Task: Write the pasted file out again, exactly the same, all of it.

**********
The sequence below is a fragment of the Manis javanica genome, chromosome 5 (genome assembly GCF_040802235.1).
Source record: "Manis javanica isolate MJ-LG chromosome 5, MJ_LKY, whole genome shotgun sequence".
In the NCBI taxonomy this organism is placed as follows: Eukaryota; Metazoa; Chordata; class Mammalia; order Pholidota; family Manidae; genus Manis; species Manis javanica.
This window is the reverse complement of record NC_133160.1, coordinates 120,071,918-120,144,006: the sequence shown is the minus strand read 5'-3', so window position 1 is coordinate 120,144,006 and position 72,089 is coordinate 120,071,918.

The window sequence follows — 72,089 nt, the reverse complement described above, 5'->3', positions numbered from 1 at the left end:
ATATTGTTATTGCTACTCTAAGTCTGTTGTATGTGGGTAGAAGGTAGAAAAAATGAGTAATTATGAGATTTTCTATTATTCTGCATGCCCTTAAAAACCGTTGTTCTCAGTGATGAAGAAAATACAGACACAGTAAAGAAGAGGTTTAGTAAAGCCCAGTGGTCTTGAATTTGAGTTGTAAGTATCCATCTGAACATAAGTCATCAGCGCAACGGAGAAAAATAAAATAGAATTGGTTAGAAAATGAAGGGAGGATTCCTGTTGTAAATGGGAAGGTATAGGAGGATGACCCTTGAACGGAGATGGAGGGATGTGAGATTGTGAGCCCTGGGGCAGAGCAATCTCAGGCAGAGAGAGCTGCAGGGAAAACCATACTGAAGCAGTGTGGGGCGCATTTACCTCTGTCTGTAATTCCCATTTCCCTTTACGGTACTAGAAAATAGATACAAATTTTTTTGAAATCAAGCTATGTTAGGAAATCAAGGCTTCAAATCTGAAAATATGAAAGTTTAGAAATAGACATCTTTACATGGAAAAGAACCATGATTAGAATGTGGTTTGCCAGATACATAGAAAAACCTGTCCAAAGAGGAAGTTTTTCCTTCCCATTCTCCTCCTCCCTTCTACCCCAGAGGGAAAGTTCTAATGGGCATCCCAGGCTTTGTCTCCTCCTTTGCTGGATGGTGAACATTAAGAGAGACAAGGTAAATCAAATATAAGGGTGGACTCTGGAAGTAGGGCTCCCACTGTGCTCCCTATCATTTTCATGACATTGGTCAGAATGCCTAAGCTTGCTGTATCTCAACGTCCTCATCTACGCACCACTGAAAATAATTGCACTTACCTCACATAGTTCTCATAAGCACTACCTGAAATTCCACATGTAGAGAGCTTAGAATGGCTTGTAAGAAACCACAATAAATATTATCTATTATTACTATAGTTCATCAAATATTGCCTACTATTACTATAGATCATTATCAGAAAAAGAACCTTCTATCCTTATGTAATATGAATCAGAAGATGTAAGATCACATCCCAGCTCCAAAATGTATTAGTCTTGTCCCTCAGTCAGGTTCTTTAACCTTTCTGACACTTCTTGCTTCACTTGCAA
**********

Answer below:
The sequence below is a fragment of the Manis javanica genome, chromosome 5 (genome assembly GCF_040802235.1).
Source record: "Manis javanica isolate MJ-LG chromosome 5, MJ_LKY, whole genome shotgun sequence".
In the NCBI taxonomy this organism is placed as follows: Eukaryota; Metazoa; Chordata; class Mammalia; order Pholidota; family Manidae; genus Manis; species Manis javanica.
This window is the reverse complement of record NC_133160.1, coordinates 120,071,918-120,144,006: the sequence shown is the minus strand read 5'-3', so window position 1 is coordinate 120,144,006 and position 72,089 is coordinate 120,071,918.

The window sequence follows — 72,089 nt, the reverse complement described above, 5'->3', positions numbered from 1 at the left end:
ATATTGTTATTGCTACTCTAAGTCTGTTGTATGTGGGTAGAAGGTAGAAAAAATGAGTAATTATGAGATTTTCTATTATTCTGCATGCCCTTAAAAACCGTTGTTCTCAGTGATGAAGAAAATACAGACACAGTAAAGAAGAGGTTTAGTAAAGCCCAGTGGTCTTGAATTTGAGTTGTAAGTATCCATCTGAACATAAGTCATCAGCGCAACGGAGAAAAATAAAATAGAATTGGTTAGAAAATGAAGGGAGGATTCCTGTTGTAAATGGGAAGGTATAGGAGGATGACCCTTGAACGGAGATGGAGGGATGTGAGATTGTGAGCCCTGGGGCAGAGCAATCTCAGGCAGAGAGAGCTGCAGGGAAAACCATACTGAAGCAGTGTGGGGCGCATTTACCTCTGTCTGTAATTCCCATTTCCCTTTACGGTACTAGAAAATAGATACAAATTTTTTTGAAATCAAGCTATGTTAGGAAATCAAGGCTTCAAATCTGAAAATATGAAAGTTTAGAAATAGACATCTTTACATGGAAAAGAACCATGATTAGAATGTGGTTTGCCAGATACATAGAAAAACCTGTCCAAAGAGGAAGTTTTTCCTTCCCATTCTCCTCCTCCCTTCTACCCCAGAGGGAAAGTTCTAATGGGCATCCCAGGCTTTGTCTCCTCCTTTGCTGGATGGTGAACATTAAGAGAGACAAGGTAAATCAAATATAAGGGTGGACTCTGGAAGTAGGGCTCCCACTGTGCTCCCTATCATTTTCATGACATTGGTCAGAATGCCTAAGCTTGCTGTATCTCAACGTCCTCATCTACGCACCACTGAAAATAATTGCACTTACCTCACATAGTTCTCATAAGCACTACCTGAAATTCCACATGTAGAGAGCTTAGAATGGCTTGTAAGAAACCACAATAAATATTATCTATTATTACTATAGTTCATCAAATATTGCCTACTATTACTATAGATCATTATCAGAAAAAGAACCTTCTATCCTTATGTAATATGAATCAGAAGATGTAAGATCACATCCCAGCTCCAAAATGTATTAGTCTTGTCCCTCAGTCAGGTTCTTTAACCTTTCTGACACTTCTTGCTTCACTTGCAA